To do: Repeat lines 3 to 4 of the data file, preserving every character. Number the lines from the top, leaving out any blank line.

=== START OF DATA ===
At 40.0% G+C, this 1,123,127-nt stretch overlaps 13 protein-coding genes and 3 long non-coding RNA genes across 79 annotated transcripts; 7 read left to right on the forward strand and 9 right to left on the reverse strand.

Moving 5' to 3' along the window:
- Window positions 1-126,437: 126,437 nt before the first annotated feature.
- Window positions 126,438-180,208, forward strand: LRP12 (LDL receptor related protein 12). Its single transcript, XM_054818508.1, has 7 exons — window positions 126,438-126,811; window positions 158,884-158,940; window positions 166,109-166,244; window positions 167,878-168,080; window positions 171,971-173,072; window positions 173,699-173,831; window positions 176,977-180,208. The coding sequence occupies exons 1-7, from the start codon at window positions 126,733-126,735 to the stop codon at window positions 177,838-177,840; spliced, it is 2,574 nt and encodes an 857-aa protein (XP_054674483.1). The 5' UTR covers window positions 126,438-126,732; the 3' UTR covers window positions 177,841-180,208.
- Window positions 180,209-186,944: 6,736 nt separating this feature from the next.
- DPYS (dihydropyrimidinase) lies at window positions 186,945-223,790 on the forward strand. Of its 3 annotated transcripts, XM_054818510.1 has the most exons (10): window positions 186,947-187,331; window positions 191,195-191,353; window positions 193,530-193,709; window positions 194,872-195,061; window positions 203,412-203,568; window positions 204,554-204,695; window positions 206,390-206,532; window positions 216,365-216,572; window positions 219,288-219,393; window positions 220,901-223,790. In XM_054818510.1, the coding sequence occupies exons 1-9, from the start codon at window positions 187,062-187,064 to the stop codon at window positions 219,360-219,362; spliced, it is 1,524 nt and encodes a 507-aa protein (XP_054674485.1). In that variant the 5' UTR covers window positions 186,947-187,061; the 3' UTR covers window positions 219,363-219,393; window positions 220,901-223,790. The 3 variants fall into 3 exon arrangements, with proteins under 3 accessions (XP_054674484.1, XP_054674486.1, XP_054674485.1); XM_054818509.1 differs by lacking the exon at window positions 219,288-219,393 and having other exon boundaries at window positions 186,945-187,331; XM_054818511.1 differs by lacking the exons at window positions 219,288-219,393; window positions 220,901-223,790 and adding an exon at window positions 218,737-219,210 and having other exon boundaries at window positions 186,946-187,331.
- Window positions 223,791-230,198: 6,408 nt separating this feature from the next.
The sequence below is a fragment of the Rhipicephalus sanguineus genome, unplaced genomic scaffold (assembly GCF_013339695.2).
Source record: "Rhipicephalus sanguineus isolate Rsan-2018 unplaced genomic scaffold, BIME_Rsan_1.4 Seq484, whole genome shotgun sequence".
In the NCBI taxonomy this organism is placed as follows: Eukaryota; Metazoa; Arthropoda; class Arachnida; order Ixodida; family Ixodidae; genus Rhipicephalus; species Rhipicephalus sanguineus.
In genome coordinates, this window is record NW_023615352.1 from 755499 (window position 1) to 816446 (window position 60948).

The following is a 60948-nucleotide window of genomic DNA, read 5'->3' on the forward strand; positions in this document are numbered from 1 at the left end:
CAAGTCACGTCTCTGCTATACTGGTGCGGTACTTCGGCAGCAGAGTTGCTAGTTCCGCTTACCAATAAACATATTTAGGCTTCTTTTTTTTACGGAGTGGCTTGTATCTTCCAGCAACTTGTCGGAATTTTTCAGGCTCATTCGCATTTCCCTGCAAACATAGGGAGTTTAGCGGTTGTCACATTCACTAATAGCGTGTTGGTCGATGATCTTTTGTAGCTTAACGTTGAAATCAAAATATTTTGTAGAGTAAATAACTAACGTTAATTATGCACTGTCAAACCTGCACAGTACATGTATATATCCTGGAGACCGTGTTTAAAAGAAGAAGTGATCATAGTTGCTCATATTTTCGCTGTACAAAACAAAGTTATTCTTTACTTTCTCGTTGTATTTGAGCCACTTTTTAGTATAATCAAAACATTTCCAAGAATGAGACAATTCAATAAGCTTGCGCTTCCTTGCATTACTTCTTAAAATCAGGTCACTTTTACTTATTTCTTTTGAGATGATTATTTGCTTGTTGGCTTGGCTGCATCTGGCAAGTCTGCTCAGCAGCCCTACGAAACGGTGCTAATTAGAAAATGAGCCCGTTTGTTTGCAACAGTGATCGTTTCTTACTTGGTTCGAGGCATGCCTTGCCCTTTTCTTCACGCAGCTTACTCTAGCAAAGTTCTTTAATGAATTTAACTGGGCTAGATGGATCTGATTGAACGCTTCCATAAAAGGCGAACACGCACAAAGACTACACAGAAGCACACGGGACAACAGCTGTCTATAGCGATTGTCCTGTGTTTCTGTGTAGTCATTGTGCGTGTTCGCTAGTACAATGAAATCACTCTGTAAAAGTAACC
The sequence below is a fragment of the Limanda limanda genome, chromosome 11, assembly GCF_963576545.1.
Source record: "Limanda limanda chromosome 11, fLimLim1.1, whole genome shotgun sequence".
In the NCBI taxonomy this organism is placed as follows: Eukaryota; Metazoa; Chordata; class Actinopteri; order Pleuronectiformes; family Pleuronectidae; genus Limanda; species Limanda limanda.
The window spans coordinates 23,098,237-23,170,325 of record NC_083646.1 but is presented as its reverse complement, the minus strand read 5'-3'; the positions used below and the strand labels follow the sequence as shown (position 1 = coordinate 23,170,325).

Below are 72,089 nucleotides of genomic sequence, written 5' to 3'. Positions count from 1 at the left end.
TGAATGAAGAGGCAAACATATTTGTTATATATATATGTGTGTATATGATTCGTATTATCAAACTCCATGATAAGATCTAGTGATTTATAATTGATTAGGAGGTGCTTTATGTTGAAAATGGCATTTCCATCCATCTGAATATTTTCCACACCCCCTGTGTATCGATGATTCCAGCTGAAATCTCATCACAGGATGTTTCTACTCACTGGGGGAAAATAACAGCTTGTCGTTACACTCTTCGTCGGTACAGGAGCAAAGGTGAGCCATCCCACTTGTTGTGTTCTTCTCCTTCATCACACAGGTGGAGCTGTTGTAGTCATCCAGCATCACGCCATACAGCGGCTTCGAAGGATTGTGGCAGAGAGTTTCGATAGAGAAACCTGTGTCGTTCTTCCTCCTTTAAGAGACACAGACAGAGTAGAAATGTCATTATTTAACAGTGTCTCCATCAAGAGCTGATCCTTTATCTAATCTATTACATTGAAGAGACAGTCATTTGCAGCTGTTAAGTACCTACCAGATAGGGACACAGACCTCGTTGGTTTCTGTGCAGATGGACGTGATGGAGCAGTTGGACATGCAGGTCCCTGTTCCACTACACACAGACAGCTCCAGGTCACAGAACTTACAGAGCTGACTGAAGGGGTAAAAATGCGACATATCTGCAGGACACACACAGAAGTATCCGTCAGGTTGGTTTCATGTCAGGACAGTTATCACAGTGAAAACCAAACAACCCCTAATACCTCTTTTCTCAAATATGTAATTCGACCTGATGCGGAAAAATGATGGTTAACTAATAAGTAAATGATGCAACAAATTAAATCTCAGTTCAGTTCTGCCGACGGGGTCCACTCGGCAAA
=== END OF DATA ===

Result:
- Window positions 1-126,437: 126,437 nt before the first annotated feature.
- Window positions 126,438-180,208, forward strand: LRP12 (LDL receptor related protein 12). Its single transcript, XM_054818508.1, has 7 exons — window positions 126,438-126,811; window positions 158,884-158,940; window positions 166,109-166,244; window positions 167,878-168,080; window positions 171,971-173,072; window positions 173,699-173,831; window positions 176,977-180,208. The coding sequence occupies exons 1-7, from the start codon at window positions 126,733-126,735 to the stop codon at window positions 177,838-177,840; spliced, it is 2,574 nt and encodes an 857-aa protein (XP_054674483.1). The 5' UTR covers window positions 126,438-126,732; the 3' UTR covers window positions 177,841-180,208.